Currently, the only treatment available for Galactosemia is a restricted diet. The latest information regarding dietary recommendations can be found in the guide “Understanding Galactosemia: A Diet Guide”, produced by Abbot Laboratories. We highly recommend you view the guide here and refer to it with your dietary quesitons.
The goal of dietary restriction is to limit the amount of GALACTOSE in the blood of a person with galactosemia. GALACTOSE is a sugar found in all dairy products and several fruits, vegatables and other products. A person with galactosemia lacks an enzyme that breaks galactose down into glucose so the body can use it. Since this GALACTOSE isn’t being broken down, it builds up as a toxin in the blood basically “poisoning” the person with galactosemia.
There are two ways, we know of, that GALACTOSE gets into the blood, food consumption and the body produces it on it’s own (endogenous production). We cannot control the endogenous production of galactose, but we can control how much galactose we ingest through food. Therefore, restricting the diet of those items high in galactose is one way to keep “extra” galactose out of the blood.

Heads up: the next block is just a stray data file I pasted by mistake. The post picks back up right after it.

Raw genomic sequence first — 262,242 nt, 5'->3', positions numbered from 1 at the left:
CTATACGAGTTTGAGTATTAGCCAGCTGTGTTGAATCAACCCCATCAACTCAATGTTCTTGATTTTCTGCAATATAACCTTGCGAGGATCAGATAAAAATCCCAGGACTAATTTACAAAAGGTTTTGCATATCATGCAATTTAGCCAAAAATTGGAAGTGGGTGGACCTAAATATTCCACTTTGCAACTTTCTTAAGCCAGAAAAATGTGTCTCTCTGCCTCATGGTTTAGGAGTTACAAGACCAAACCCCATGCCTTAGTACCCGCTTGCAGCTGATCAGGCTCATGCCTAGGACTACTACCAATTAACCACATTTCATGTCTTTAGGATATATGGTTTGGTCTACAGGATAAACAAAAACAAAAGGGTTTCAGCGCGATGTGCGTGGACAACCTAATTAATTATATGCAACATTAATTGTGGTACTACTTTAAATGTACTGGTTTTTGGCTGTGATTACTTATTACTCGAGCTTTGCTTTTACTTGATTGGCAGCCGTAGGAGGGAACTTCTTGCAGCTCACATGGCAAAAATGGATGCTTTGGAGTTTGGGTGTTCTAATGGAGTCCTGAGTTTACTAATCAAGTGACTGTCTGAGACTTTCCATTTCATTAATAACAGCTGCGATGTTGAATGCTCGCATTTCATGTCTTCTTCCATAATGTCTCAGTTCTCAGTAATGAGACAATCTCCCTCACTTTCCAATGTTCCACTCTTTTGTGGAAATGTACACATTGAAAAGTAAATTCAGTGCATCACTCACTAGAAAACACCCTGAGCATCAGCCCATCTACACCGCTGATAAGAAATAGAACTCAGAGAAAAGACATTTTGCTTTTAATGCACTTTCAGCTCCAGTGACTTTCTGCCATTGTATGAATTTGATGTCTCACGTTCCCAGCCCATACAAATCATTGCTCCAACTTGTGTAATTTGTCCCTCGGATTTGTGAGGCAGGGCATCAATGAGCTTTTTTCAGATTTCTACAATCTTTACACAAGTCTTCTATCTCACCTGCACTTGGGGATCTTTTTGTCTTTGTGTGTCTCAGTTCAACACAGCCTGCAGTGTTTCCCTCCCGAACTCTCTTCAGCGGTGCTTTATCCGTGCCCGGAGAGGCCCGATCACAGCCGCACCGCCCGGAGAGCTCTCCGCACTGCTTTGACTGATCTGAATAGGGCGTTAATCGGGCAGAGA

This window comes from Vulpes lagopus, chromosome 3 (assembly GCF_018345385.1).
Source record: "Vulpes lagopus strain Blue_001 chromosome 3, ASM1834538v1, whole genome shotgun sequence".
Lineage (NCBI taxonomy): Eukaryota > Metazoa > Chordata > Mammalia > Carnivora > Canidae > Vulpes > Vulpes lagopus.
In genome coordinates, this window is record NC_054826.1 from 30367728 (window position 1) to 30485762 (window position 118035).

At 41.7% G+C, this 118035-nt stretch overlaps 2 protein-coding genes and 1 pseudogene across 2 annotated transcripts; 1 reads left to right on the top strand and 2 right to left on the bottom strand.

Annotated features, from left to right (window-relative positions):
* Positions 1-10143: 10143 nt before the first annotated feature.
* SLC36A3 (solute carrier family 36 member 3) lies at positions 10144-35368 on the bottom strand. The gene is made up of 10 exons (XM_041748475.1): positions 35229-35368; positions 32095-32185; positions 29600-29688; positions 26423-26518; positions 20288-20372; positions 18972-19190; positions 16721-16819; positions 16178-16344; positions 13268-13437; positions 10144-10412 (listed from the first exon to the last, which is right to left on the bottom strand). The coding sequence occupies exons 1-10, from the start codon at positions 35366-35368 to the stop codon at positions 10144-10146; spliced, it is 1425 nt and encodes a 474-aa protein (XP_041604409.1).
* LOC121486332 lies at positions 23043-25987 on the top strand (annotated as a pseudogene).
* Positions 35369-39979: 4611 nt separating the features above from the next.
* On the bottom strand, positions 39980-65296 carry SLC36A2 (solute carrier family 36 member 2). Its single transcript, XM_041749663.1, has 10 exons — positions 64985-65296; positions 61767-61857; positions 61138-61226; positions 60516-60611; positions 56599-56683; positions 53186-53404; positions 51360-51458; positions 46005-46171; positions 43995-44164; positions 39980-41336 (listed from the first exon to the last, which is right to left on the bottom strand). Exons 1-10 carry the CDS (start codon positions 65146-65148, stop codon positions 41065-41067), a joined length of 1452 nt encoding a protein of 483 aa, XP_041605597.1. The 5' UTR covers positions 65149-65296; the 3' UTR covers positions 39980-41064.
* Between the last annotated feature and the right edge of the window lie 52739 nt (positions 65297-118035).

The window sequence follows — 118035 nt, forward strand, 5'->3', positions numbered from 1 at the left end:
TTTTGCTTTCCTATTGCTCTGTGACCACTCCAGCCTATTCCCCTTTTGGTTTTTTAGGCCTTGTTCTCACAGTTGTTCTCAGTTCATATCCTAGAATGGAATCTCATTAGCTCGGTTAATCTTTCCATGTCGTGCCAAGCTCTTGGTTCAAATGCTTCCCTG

For more detailed information about how galactose builds in the body and what enzymes are involved, visit our “About Galactosemia” page on this website.
FOODS AND INGREDIENTS CONTAINING HIGH LEVELS OF GALACTOSE
Milk (cow and goat)
Infant formula made from milk ingredients
Non-fat dry milk
Yogurt (made from milk)
Garbanzo Beans (Chickpeas)
Hydrolyzed Protein (when made from casein or whey)
Organ meats (aka “meat by-products)
The above food items should be strictly avoided